Days after I addressed an All Consuming blog reader’s concern about a sudden spike in his credit card’s interest rate, Congress passed a landmark law to address the problem. But are consumers really safe?
President Obama signed the new Credit Card Accountability, Responsibility and Disclosure (CARD) Act of 2009 on Friday. The White House declared the event “a turning point for American consumers and ending the days of unfair rate hikes and hidden fees.” Here’s Obama’s fact sheet and here’s a video of the President’s comments.
Indeed, the bill should curtail some nasty practices. It bans rate increases on existing balances due to “any time, any reason” or “universal default” – a term that applies to card issuers raising your rates if you have a late payment to a different creditor.
Starting Aug. 20, there will be a 45-day notice requirement for rate increases and other significant changes in terms. Institutions will have to give you at least 21 days to pay your bill from the time it’s mailed. And say goodbye to late-fee traps like moving payment deadlines.
Most other provisions take effect in February 2010. Among them: Credit cards can’t be issued to people under the age of 21 unless they have an adult co-signer or show proof that they have the means to repay the debt. (This Consumers Union blog post pinpoints effective dates for the various protections.)
Unfortunately, that won't resolve problems such as the one Escandar wrote us about. After missing one payment, he saw his interest rate jump from 11 percent to 30 percent. Although he's been paying his bills on time, there's no guarantee his rate will drop. The reforms aren't retroactive. But starting in February, any payments consumers make above the minimum will be allocated to the highest-interest balance.
And what about people with good credit? David wrote our office last week to inquire about what the changes in the card industry would mean to him:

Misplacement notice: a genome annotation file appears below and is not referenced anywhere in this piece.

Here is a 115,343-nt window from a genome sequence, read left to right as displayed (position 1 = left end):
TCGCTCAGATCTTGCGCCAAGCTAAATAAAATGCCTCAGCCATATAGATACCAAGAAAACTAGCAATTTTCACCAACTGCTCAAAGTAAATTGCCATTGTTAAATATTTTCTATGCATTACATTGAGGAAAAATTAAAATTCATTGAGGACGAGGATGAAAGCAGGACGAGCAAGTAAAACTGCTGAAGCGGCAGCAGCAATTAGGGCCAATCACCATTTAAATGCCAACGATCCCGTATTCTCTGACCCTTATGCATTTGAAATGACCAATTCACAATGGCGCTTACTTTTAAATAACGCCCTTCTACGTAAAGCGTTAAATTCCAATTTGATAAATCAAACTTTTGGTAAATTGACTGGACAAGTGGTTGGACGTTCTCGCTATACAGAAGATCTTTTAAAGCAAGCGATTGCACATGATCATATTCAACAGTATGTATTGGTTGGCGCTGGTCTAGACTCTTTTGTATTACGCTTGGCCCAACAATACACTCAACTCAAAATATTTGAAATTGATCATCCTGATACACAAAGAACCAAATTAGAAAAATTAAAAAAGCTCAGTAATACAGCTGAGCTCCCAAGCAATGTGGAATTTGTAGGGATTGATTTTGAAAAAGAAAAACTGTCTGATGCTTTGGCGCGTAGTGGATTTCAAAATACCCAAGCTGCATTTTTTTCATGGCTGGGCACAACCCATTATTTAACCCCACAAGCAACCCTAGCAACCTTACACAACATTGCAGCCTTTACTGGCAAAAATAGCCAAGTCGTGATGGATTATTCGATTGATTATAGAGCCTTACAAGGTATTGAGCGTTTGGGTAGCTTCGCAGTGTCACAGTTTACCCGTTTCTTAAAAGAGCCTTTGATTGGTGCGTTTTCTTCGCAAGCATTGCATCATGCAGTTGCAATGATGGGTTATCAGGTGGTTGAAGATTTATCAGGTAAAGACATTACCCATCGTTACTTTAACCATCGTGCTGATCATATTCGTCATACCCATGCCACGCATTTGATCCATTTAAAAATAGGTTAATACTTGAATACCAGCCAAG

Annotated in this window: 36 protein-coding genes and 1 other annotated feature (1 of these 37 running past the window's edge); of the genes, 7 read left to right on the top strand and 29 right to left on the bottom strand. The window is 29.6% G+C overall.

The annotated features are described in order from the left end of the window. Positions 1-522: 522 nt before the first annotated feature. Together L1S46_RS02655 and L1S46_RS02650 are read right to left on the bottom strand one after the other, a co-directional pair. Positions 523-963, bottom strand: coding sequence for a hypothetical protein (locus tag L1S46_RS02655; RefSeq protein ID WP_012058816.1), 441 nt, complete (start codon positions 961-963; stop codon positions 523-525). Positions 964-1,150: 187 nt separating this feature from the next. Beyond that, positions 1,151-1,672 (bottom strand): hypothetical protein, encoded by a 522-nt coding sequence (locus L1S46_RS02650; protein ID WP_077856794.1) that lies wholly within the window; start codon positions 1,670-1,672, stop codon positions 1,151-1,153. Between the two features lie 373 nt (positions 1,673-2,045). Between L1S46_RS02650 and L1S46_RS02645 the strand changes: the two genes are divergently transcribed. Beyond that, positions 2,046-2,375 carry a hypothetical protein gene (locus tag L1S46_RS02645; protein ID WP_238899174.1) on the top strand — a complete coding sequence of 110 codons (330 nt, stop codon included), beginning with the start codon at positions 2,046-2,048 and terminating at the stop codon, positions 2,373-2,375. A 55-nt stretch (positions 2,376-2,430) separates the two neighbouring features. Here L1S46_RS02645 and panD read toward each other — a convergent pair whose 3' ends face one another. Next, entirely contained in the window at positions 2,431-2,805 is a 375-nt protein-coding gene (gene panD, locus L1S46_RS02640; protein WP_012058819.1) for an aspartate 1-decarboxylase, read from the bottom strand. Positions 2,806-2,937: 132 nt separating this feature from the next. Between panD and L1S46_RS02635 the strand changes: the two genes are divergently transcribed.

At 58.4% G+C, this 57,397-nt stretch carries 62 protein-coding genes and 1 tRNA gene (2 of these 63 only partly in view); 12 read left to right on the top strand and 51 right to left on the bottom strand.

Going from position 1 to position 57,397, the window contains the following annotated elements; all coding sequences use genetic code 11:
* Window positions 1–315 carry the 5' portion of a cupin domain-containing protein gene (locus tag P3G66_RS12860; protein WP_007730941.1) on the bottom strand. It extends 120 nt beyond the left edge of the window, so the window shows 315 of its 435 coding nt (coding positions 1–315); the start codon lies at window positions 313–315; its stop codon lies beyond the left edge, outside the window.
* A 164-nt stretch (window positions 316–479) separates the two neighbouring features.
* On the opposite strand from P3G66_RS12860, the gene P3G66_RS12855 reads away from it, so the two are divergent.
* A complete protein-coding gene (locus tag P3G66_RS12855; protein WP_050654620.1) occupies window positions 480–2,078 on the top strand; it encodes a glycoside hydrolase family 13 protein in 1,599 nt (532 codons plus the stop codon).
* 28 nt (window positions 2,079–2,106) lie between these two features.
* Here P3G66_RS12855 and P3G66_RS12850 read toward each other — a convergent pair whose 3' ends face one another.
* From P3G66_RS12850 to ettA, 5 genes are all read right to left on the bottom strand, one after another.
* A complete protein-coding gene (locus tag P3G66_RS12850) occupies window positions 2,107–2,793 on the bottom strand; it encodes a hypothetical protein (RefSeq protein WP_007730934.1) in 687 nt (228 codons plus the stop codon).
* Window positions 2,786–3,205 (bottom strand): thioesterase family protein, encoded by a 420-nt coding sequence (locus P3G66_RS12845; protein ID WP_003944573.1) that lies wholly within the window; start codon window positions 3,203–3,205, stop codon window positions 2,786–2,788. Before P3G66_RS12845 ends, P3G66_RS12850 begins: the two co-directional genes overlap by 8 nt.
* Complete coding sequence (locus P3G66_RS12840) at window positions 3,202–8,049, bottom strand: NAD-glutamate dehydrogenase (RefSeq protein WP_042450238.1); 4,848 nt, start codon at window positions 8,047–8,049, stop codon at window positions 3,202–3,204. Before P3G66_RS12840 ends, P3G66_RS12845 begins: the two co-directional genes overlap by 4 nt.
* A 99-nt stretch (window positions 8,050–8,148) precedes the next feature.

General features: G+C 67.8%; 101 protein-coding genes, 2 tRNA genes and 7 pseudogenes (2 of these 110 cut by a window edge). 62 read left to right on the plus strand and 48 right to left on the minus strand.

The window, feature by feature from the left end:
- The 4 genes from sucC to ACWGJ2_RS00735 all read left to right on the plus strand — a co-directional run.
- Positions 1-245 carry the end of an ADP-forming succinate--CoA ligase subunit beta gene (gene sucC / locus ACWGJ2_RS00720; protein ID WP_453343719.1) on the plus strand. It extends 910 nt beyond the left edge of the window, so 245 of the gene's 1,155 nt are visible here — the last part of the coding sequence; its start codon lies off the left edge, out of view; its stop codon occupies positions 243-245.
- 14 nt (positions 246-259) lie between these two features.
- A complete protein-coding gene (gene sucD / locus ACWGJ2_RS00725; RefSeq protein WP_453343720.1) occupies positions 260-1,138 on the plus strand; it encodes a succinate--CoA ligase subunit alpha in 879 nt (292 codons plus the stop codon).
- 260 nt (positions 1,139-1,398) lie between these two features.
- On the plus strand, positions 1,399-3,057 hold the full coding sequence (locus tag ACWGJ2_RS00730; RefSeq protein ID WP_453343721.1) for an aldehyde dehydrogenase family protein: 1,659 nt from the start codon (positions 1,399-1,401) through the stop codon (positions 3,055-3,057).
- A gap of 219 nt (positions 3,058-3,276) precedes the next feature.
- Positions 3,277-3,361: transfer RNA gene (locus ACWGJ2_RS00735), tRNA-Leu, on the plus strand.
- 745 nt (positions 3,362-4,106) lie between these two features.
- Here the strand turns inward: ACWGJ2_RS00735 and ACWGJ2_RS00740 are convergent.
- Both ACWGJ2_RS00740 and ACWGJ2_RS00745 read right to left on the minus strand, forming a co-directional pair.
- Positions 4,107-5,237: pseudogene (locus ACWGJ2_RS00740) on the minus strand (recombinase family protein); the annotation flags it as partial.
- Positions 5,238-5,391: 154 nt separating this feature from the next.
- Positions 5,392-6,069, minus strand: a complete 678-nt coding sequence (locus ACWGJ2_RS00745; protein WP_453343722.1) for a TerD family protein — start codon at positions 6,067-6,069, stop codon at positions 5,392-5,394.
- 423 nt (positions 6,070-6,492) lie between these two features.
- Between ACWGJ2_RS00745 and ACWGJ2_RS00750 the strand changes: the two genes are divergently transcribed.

I find myself possibly caught between a rock and a hard spot. I use credit cards as necessity items for travel and for phone or online purchases, but always pay them off every month. Thus, I’ve found myself becoming what I’ve very recently heard in the news described as a “credit card deadbeat” for the reason of having cards that don’t have annual fees and because of not carrying a balance. For sure a true “Catch 22” is forming if you’re penalized for not submitting to being charged interest by carrying a balance, especially in an economic environment where credit card debt is a major issue for so many Americans. Even worse if fees would be introduced on cards that you signed up for that originally had no fees.
David has a point. Many industry analysts anticipate that credit card reform could lead to more annual fees, shorter interest-free grace periods, stingier rewards programs and the end of zero-percent APR promos. The bill doesn’t cap interest rates, so those could possibly rise.
The New York Times explains, “Now Congress is moving to limit the penalties on riskier borrowers, who have become a prime source of billions of dollars in fee revenue for the industry. And to make up for lost income, the card companies are going after those people with sterling credit.”
The article quotes Edward L. Yingling, chief executive of the American Bankers Association: “Those that manage their credit well will in some degree subsidize those that have credit problems.”
A Washington Post finance columnist has an interesting take on the subject, questioning whether responsible consumers should really be entitled to a no-cost card. “You probably never considered that the credit pushers made your access to ‘free’ money possible by gouging the less fortunate with hideous penalty fees and wicked double-digit interest rates,” she says.
Whether or not you agree, it’s food for thought.
Do you think the new CARD ACT will help you or hurt you?